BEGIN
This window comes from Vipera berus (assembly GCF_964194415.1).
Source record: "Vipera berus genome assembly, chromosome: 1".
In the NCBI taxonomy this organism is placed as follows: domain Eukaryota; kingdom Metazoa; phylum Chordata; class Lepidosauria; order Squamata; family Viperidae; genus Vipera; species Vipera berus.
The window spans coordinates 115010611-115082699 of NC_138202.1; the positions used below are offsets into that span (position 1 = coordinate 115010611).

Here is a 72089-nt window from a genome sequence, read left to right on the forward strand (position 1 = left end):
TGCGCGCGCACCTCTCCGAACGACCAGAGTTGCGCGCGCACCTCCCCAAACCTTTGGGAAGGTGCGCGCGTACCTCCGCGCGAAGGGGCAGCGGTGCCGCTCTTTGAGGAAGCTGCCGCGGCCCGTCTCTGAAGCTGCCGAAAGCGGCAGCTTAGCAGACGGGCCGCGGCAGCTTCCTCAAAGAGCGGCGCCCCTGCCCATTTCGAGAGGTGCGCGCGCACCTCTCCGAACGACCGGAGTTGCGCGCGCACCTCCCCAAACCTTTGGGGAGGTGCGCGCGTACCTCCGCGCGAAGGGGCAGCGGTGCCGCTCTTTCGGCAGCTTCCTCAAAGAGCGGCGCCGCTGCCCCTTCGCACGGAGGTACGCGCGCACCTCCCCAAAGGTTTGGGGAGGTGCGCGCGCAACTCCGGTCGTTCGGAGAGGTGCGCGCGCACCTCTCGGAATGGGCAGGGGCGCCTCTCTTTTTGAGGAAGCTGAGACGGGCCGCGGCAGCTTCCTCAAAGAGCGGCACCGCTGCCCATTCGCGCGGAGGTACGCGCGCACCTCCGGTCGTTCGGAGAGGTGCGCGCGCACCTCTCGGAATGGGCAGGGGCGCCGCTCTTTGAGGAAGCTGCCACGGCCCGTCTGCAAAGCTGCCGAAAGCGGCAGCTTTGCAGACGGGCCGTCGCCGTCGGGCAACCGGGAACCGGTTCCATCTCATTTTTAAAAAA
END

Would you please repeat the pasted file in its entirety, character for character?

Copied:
This window comes from Vipera berus (assembly GCF_964194415.1).
Source record: "Vipera berus genome assembly, chromosome: 1".
In the NCBI taxonomy this organism is placed as follows: domain Eukaryota; kingdom Metazoa; phylum Chordata; class Lepidosauria; order Squamata; family Viperidae; genus Vipera; species Vipera berus.
The window spans coordinates 115010611-115082699 of NC_138202.1; the positions used below are offsets into that span (position 1 = coordinate 115010611).

Here is a 72089-nt window from a genome sequence, read left to right on the forward strand (position 1 = left end):
TGCGCGCGCACCTCTCCGAACGACCAGAGTTGCGCGCGCACCTCCCCAAACCTTTGGGAAGGTGCGCGCGTACCTCCGCGCGAAGGGGCAGCGGTGCCGCTCTTTGAGGAAGCTGCCGCGGCCCGTCTCTGAAGCTGCCGAAAGCGGCAGCTTAGCAGACGGGCCGCGGCAGCTTCCTCAAAGAGCGGCGCCCCTGCCCATTTCGAGAGGTGCGCGCGCACCTCTCCGAACGACCGGAGTTGCGCGCGCACCTCCCCAAACCTTTGGGGAGGTGCGCGCGTACCTCCGCGCGAAGGGGCAGCGGTGCCGCTCTTTCGGCAGCTTCCTCAAAGAGCGGCGCCGCTGCCCCTTCGCACGGAGGTACGCGCGCACCTCCCCAAAGGTTTGGGGAGGTGCGCGCGCAACTCCGGTCGTTCGGAGAGGTGCGCGCGCACCTCTCGGAATGGGCAGGGGCGCCTCTCTTTTTGAGGAAGCTGAGACGGGCCGCGGCAGCTTCCTCAAAGAGCGGCACCGCTGCCCATTCGCGCGGAGGTACGCGCGCACCTCCGGTCGTTCGGAGAGGTGCGCGCGCACCTCTCGGAATGGGCAGGGGCGCCGCTCTTTGAGGAAGCTGCCACGGCCCGTCTGCAAAGCTGCCGAAAGCGGCAGCTTTGCAGACGGGCCGTCGCCGTCGGGCAACCGGGAACCGGTTCCATCTCATTTTTAAAAAA